London, is the capital and most populous city of England, Great Britain, and the United Kingdom. On the River Thames in the south east of the island of Great Britain, London has been a major settlement for two millennia. It was founded by the Romans, who named it Londinium. London's ancient core, the City of London, largely retains its 1.12-square-mile (2.9 km2) medieval boundaries. Since at least the 19th century, "London" has also referred to the metropolis around this core, which now forms the county of Greater London governed by the Mayor of London and the London Assembly, historically split between Middlesex, Essex, Surrey, Kent, and Hertfordshire.

London is a leading global city, in the arts, commerce, education, entertainment, fashion, finance, healthcare, media, professional services, research and development, tourism, and transport. It is one of the world's leading financial centres and has the fifth-or sixth-largest metropolitan area GDP in the world. London is a world cultural capital. It is the world's most-visited city as measured by international arrivals and has the world's largest city airport system measured by passenger traffic. London is one of the world's leading investment destinations, hosting more international retailers and ultra high-net-worth individuals than any other city. London's universities form the largest concentration of higher education institutes in Europe, and a 2014 report placed it first in the world university rankings. According to the report London also ranks first in the world in software, multimedia development and design, and shares first position in technology readiness. In 2012, London became the first city to host the modern Summer Olympic Games three times.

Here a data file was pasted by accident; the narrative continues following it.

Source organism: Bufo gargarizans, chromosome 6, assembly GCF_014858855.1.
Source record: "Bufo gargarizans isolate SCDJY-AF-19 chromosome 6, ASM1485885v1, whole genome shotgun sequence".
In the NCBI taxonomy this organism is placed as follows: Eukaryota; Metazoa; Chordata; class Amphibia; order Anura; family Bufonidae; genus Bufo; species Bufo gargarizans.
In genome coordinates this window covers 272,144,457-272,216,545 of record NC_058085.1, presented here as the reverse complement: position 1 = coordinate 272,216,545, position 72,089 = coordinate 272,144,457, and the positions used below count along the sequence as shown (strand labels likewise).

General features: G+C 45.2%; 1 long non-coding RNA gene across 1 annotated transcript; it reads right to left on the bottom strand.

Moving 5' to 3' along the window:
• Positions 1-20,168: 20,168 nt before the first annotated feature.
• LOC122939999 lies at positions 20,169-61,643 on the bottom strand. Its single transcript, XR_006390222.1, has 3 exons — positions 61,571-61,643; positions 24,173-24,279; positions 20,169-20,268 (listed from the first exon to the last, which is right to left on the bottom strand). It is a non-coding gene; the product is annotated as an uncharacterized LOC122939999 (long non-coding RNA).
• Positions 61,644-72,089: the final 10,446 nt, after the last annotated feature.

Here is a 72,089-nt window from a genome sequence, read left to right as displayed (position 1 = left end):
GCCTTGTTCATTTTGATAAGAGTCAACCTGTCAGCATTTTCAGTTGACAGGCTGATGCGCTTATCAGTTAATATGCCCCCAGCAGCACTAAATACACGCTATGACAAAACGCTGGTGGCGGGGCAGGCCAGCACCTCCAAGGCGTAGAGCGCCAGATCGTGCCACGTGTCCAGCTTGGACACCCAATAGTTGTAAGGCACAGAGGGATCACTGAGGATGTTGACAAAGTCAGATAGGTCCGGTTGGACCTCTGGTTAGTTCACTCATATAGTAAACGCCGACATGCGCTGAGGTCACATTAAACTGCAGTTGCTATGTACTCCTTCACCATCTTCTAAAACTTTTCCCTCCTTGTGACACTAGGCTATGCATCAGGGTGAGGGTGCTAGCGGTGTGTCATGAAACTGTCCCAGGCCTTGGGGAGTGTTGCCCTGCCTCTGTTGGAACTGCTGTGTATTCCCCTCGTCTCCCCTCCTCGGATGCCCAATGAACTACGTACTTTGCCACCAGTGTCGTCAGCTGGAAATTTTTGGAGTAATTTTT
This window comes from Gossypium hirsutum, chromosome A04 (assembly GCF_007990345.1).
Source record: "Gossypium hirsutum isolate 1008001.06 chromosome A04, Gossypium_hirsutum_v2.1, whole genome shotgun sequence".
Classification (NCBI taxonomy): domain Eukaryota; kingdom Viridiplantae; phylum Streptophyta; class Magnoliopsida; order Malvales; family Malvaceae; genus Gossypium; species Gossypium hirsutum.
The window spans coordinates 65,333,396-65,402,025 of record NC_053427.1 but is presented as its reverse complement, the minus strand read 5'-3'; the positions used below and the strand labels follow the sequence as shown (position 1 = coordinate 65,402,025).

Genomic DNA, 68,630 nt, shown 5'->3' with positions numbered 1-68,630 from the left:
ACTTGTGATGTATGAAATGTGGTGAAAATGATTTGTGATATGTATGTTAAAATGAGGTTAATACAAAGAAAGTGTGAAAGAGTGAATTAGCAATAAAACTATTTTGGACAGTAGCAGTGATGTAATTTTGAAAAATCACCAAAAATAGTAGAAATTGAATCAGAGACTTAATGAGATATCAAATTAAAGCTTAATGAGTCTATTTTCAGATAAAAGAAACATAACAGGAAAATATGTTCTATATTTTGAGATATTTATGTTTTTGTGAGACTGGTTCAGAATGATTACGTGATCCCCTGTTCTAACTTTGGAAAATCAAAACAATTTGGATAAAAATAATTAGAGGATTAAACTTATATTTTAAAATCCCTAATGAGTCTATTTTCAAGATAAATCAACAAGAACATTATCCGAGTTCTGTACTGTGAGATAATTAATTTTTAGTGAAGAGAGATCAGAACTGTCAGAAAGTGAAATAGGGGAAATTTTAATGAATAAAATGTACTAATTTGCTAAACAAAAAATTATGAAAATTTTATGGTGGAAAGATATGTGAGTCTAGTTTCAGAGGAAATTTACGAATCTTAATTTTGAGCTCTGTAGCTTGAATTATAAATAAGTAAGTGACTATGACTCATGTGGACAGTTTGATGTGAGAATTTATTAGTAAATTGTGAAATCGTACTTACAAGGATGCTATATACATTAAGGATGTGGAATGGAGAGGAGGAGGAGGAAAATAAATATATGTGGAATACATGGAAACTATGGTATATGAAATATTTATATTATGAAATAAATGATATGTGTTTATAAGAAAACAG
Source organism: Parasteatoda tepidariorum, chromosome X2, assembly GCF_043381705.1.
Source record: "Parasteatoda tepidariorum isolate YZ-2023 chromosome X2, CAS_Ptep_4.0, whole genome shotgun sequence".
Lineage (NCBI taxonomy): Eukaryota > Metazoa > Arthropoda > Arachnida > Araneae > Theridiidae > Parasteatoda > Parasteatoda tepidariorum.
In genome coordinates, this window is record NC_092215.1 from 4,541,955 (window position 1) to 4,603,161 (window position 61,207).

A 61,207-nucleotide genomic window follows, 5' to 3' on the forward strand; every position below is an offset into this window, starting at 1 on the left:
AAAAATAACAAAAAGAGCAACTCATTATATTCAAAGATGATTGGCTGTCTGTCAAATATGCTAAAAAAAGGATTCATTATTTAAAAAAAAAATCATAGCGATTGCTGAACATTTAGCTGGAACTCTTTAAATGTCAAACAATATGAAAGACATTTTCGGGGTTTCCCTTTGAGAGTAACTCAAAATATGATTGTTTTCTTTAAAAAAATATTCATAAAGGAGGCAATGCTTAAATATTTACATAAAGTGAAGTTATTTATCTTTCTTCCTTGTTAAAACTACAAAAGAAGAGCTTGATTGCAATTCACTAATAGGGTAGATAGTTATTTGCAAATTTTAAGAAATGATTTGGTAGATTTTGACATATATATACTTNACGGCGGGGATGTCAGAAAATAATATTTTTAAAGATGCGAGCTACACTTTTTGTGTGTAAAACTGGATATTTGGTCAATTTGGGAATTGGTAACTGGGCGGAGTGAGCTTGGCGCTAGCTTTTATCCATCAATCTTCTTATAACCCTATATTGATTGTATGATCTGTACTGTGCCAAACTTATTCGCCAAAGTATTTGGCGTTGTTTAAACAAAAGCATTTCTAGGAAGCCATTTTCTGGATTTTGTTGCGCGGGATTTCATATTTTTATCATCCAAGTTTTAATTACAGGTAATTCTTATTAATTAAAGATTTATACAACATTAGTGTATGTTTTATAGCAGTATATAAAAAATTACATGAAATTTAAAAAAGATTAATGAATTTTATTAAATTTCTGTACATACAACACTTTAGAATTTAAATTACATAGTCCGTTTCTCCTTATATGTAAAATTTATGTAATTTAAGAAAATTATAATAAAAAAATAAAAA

London has a diverse range of peoples and cultures, and more than 300 languages are spoken within Greater London. Its estimated mid-2015 population was 8,673,713, the largest of any city in the European Union,[ and accounting for 12.5 per cent of the UK population. London's urban area is the second most populous in the EU, after Paris, with 9,787,426 inhabitants at the 2011 census.The city's metropolitan area is one of the most populous in Europe with 13,879,757 inhabitants, while the Greater London Authority states the population of the city-region (covering a large part of the south east) as 22.7 million.London was the world's most populous city from around 1831 to 1925.

London contains four World Heritage Sites: the Tower of London; Kew Gardens; the site comprising the Palace of Westminster, Westminster Abbey, and St Margaret's Church; and the historic settlement of Greenwich (in which the Royal Observatory, Greenwich marks the Prime Meridian, 0° longitude, and GMT).Other famous landmarks include Buckingham Palace, the London Eye, Piccadilly Circus, St Paul's Cathedral, Tower Bridge, Trafalgar Square, and The Shard. London is home to numerous museums, galleries, libraries, sporting events and other cultural institutions, including the British Museum, National Gallery, Tate Modern, British Library and West End theatres. The London Underground is the oldest underground railway network in the world.